تجزیه و تحلیل عملکرد از سیستم های DS / CDMA با سایه و محو شدن مسطح
|کد مقاله||سال انتشار||مقاله انگلیسی||ترجمه فارسی||تعداد کلمات|
|27580||2001||17 صفحه PDF||سفارش دهید||7013 کلمه|
Publisher : Elsevier - Science Direct (الزویر - ساینس دایرکت)
Journal : Signal Processing, Volume 81, Issue 12, December 2001, Pages 2555–2571
A new method is developed for evaluating the error probability (Pe) for direct sequence, code division multiple access (DS/CDMA) wireless systems that includes the effects of shadowing and fading. The method is based on saddle point integration (SPI) of the test statistic's moment generating function (MGF) in the complex plane. The SPI method is applicable to both ideal and wireless channels. For wireless channels, a Padé approximation (PA) of the MGF, which is derived from the moments of the channel's shadowing and fading distributions, allows efficient evaluation of the Pe. The SPI method can be used to model independent channels using separate shadowing and fading moments for each individual channel. The relative error between the probability density function (PDF) of the composite variate representing log-normal shadowing and Rayleigh fading and the PDF found from the inverse Laplace transform of the PA is negligible. Results show that log-normal shadowing increases the Pe by 100–1000% compared to channels exhibiting fading only.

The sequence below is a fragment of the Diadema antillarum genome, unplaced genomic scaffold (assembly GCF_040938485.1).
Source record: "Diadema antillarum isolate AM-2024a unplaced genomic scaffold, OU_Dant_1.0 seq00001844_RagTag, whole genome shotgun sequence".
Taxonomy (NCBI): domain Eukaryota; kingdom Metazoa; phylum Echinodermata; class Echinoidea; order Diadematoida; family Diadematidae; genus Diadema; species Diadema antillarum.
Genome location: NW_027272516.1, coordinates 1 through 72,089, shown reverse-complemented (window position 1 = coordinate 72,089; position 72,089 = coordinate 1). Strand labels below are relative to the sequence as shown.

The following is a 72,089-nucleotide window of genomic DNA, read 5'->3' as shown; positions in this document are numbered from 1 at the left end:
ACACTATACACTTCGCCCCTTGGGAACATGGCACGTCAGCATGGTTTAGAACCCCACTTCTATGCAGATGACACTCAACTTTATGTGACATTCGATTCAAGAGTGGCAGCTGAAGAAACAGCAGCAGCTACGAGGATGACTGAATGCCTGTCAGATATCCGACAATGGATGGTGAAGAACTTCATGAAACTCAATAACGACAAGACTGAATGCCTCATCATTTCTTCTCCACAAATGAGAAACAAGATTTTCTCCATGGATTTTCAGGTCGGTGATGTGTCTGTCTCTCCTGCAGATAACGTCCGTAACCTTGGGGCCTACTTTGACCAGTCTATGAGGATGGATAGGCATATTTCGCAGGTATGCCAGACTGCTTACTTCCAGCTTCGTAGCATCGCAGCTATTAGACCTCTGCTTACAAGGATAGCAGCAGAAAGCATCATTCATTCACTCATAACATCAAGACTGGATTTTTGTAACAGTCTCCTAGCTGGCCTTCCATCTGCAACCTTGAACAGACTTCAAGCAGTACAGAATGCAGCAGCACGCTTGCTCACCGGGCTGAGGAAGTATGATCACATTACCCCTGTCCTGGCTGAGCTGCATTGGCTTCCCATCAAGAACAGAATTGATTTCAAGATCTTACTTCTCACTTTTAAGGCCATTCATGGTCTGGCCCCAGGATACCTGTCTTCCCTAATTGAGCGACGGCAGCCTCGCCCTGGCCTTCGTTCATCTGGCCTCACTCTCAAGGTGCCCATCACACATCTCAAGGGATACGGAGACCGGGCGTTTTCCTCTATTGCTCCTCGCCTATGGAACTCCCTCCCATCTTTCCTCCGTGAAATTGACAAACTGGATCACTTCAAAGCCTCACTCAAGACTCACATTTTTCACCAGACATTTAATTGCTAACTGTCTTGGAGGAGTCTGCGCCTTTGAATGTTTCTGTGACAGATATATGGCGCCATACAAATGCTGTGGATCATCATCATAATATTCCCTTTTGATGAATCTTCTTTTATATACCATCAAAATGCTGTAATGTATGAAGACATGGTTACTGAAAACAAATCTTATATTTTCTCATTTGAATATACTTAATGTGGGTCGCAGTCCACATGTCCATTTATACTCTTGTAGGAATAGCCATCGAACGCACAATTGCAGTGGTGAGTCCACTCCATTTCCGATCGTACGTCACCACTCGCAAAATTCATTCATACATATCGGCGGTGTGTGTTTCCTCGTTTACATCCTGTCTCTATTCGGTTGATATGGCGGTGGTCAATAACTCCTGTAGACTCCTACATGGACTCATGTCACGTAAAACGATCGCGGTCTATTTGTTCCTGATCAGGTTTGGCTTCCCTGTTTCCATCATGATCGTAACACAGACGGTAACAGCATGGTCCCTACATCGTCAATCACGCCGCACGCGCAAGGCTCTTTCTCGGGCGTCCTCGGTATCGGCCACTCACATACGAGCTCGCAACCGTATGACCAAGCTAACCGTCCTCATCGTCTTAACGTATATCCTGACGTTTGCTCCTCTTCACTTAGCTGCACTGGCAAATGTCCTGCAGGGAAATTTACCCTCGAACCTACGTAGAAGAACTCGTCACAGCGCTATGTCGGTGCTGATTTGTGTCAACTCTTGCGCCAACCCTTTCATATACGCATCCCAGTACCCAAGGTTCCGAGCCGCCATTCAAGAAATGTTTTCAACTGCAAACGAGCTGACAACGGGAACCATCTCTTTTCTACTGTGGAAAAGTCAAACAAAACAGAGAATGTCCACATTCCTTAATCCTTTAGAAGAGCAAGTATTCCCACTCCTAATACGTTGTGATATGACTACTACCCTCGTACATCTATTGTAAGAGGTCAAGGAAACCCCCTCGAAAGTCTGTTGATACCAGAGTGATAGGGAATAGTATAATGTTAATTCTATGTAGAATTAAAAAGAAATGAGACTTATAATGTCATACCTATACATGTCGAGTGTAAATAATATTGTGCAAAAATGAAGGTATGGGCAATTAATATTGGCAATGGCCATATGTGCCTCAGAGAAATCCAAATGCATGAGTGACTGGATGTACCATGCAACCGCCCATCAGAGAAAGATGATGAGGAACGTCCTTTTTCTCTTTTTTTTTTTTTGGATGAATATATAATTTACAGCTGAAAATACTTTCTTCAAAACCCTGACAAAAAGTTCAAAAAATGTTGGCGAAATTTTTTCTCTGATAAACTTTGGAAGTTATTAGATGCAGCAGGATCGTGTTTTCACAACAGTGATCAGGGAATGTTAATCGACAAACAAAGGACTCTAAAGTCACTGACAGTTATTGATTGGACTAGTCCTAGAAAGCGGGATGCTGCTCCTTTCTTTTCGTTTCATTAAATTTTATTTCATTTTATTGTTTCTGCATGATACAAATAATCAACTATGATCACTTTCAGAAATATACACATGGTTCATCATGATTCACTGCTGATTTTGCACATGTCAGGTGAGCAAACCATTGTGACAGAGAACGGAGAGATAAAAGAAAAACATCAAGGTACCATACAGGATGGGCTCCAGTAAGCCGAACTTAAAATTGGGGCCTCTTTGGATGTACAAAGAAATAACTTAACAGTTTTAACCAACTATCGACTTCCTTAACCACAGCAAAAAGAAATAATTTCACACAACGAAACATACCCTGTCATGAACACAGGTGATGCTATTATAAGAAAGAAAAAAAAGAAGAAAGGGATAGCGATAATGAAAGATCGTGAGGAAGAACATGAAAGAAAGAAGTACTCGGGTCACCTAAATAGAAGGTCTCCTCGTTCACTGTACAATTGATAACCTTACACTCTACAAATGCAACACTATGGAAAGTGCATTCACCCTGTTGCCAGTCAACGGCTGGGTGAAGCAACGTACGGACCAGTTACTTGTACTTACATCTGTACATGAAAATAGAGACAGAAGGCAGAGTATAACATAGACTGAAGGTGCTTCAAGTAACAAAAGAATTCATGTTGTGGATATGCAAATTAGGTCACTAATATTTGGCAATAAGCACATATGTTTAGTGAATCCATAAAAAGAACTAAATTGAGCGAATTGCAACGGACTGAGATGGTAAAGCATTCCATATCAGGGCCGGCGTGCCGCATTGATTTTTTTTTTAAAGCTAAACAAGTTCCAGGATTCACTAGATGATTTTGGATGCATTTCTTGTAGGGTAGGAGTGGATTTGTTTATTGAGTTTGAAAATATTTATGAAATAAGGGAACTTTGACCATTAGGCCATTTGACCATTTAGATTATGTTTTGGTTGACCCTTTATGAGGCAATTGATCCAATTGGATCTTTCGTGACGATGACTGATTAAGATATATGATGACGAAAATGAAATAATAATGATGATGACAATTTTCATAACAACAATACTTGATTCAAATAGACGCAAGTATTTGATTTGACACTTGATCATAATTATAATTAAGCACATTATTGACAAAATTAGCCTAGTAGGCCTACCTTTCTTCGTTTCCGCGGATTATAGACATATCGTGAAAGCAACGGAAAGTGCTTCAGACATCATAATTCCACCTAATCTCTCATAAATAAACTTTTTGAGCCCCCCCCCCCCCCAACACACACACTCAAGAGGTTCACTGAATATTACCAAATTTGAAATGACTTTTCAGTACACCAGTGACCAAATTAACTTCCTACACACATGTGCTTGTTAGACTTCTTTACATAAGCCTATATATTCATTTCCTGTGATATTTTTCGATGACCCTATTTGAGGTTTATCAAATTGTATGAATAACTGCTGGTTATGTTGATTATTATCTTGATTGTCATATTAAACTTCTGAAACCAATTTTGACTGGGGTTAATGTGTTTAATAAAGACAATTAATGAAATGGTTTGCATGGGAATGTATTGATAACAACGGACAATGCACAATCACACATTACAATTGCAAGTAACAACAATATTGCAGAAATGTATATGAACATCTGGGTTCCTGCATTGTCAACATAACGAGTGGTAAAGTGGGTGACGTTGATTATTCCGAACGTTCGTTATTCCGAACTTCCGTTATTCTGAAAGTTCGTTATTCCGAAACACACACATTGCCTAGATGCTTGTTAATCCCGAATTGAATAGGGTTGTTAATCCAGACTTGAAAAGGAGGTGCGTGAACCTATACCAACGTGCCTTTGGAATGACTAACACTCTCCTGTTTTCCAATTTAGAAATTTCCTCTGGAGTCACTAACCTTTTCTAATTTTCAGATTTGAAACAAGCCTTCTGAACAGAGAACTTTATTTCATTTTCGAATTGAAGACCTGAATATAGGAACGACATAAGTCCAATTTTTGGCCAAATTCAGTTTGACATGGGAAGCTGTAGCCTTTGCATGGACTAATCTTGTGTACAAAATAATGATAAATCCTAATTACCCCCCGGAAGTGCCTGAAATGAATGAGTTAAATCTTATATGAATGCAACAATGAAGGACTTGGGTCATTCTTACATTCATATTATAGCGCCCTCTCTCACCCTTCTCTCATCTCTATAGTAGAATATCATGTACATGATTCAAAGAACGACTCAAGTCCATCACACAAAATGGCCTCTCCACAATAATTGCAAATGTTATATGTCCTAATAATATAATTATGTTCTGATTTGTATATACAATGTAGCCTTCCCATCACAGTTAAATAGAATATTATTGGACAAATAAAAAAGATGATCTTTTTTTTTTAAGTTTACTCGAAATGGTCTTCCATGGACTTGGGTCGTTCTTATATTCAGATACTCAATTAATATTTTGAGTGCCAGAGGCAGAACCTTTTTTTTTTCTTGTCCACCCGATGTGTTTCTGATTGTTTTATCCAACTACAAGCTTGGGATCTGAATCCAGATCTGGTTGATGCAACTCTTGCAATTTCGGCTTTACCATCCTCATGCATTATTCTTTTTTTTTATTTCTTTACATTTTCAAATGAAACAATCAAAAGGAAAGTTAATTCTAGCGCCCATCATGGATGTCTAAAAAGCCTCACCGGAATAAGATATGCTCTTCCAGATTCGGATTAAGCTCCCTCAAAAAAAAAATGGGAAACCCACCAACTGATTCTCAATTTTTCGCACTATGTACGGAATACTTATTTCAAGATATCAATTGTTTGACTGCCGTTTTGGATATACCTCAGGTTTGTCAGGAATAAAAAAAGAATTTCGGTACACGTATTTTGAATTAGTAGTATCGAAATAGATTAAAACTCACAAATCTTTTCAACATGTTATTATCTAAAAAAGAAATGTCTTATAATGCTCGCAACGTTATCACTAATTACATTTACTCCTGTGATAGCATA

Much research effort has been directed towards the performance evaluation of direct sequence, code division multiple access (DS/CDMA) communication systems during the past two decades. Methods for computing the error probability, Pe, for DS/CDMA systems have been proposed for both ideal channels , ,  and , and fading channels  and . Recently, DS/CDMA models have been improved to include the effects of channel coding and multiuser receivers ,  and . It is well known that wireless channels are affected by shadowing, which is a long-term variation in the mean envelope averaged over several wavelengths, in addition to fading . Due to the mathematical complexity, previous methods for computing the Pe for wireless channels have not included the effects of both shadowing and fading. In this paper, we develop a new method for evaluating error probabilities for DS/CDMA wireless systems including the effects of shadowing as well as flat fading. In the process, we also present the method for ideal channels. Saddle point integration (SPI) is used to efficiently evaluate chip-asynchronous, DS/CDMA error probabilities. SPI is based on numerical contour integration of the test statistic's moment generating function (MGF) in the complex plane. The SPI method has been used to compute the error probability resulting from intersymbol and cochannel interference , radar detection probabilities , and K-distributions . SPI is superior to the characteristic function method presented in  because it is less susceptible to roundoff error due to the integrand oscillations, and this property is particularly valuable for automated system modeling tools. We use Padé approximations (PAs)  and  to model the effects of shadowing and flat fading channels. The unconditioned MGF, averaged over the shadowing and fading distributions, is approximated by its PA. This PA is determined from the moments of the shadowing and fading distributions. In this work, we consider mean envelope, log-normal shadowing as well as Rayleigh and Ricean fading. However, the model is applicable to any channel given the exact moments of the shadowing and fading distributions. The SPI method is completely general and does not place any restrictions on the channel statistics. Independent channels can be modeled using separate shadowing and fading moments for each individual channel. As a result, one can model different types of channels simultaneously such as Rayleigh fading with shadowing and Ricean fading without shadowing. Previous results in the literature have considered the average Pe based on the statistics of the source, channel, and additive white Gaussian noise (AWGN). However, the systems engineer must also determine the worst case Pe when analyzing a wireless communication system for a particular environment. For the reverse link from the mobile station (MS) to the base station (BS), we compare the average and worst case Pe given rectangular chips where the average Pe is determined by modeling the multiple access interference (MAI) sources with asynchronous chips while the worst case Pe is found assuming synchronous chips for the MAI sources. This analysis does not apply to the forward link from the BS to the MS in cellular DS/CDMA, which is also synchronous, because the separate information sequences are spread at the BS with orthogonal, Walsh–Hadamard sequences prior to transmission. This paper is organized as follows. In Section 2, we present the chip-asynchronous DS/CDMA system model. The SPI method is derived for random signature sequences for ideal channels in Section 3 and wireless channels with shadowing and fading in Section 4. Finally in Section 5, we present numerical results which evaluate the error probabilities for all channel models